James Madara, MD
James L. Madara, MD, serves as the CEO and executive vice president of the American Medical Association, the nation’s largest physician organization. He holds the academic title of adjunct professor of pathology at Northwestern University.
Since taking the reins of the AMA in 2011, Dr. Madara has helped sculpt the organization’s visionary long-term strategic plan. As an extension of this vision, he now also serves as chairman of Health2047 Inc., an independent, design-driven innovation firm based in San Francisco and whose mission is to help advance the AMA’s goal of improving the health of the nation.
Prior to arriving at the AMA, Dr. Madara spent the first 22 years of his career at Harvard Medical School, receiving both clinical and research training, serving as a tenured professor and as director of the NIH-sponsored Harvard Digestive Diseases Center. Following five years as chair of pathology at Emory, Dr. Madara served as dean of the medical school and CEO of the hospitals at the University of Chicago, bringing together the university’s biomedical research, teaching and clinical activities. While there he oversaw the renewal of the institution’s biomedical campus and engineered significant new affiliations with community hospitals, teaching hospital systems, community clinics and national research organizations.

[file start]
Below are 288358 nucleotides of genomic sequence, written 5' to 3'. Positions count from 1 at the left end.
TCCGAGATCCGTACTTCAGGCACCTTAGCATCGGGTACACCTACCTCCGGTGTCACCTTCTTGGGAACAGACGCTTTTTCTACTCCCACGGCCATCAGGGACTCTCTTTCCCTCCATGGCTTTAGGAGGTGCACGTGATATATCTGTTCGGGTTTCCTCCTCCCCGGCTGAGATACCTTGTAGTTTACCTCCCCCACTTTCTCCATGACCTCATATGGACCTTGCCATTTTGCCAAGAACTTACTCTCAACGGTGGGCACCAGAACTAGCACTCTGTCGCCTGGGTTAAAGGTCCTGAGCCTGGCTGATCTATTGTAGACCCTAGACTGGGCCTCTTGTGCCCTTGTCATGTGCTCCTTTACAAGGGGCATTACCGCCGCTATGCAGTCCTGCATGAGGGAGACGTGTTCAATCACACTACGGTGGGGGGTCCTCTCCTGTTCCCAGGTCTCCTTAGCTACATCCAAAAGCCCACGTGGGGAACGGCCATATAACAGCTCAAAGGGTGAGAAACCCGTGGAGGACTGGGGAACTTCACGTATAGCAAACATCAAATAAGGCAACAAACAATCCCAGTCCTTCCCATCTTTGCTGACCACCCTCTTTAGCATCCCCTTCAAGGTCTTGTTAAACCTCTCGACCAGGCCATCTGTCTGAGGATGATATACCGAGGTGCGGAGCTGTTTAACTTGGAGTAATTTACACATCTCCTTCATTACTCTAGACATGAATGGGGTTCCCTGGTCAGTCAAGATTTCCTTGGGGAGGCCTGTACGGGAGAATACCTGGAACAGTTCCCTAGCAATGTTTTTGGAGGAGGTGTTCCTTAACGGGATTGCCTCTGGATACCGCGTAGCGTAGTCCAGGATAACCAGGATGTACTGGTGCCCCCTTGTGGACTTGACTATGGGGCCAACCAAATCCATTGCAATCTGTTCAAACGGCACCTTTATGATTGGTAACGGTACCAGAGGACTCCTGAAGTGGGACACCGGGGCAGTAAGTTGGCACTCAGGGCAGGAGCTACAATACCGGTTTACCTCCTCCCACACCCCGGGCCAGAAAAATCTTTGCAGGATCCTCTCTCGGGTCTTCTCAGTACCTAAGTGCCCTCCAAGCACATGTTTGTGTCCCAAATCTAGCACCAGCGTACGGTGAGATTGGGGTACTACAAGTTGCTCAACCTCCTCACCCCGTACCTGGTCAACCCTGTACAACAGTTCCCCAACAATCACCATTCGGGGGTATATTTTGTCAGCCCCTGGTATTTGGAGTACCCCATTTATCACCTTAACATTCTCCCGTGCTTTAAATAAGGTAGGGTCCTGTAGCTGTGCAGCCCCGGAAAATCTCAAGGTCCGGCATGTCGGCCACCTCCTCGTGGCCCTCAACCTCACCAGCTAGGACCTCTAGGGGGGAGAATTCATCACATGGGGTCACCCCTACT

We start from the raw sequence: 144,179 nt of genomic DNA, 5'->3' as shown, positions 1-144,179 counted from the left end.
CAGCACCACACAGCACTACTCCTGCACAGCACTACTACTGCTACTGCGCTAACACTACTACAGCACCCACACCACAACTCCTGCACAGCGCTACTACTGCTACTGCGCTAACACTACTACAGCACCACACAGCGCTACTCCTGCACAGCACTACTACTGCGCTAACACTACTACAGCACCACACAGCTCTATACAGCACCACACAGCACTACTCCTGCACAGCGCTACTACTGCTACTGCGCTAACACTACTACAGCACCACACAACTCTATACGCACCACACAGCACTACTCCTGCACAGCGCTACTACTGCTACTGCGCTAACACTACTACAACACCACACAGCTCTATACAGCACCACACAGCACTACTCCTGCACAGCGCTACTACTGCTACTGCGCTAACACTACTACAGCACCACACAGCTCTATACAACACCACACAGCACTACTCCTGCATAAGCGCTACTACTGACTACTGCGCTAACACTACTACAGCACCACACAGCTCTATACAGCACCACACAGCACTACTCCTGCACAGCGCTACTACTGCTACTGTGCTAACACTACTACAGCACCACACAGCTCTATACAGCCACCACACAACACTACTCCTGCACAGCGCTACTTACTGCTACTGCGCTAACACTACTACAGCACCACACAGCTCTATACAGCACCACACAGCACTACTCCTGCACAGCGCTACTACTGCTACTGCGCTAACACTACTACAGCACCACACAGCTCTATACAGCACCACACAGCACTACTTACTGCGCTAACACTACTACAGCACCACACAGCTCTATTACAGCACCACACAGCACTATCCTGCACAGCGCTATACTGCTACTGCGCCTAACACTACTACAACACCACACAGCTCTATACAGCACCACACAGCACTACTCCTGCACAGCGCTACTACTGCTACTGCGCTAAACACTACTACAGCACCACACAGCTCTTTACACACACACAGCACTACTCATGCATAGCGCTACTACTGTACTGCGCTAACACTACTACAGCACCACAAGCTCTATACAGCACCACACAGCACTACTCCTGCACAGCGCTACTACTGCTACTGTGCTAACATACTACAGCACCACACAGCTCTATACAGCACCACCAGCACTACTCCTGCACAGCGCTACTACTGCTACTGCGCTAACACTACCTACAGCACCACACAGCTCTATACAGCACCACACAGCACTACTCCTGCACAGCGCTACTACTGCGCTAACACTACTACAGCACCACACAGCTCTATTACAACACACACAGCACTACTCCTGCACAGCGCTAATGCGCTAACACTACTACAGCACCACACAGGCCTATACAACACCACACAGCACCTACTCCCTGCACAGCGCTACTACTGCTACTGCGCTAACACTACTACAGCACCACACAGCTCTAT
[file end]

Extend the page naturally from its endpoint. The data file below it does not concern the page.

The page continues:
Dr. Madara also served as senior advisor with Leavitt Partners, an innovative health care consulting and private-equity firm founded by former Secretary of Health and Human Services, Mike Leavitt.
Having published more than 200 original papers and chapters, Dr. Madara has received both national and international awards, and served as editor-in-chief of the American Journal of Pathology and as president of the American Board of Pathology.
In addition to Modern Healthcare consistently naming him as one of the nation’s 50 most influential physician executives, as well as one of the nation’s 100 most influential people in health care, he is a past recipient of a prestigious MERIT Award from the National Institutes of Health. He received the 2011 Davenport Award for lifetime achievement in gastrointestinal disease from the American Physiological Society and the 2011 Mentoring Award for lifetime achievement from the American Gastroenterological Society.
Dr. Madara is an elected member of both the American Society of Clinical Investigation and the Association of American Physicians. He also co-chairs the Value Incentives and Systems Innovation Collaborative of the National Academy of Medicine (NAM), and is a member of NAM’s Leadership Consortium for Value & Science-Driven Health Care.
Dr. Madara and his wife, Vicki, have two children, Max and Alexis.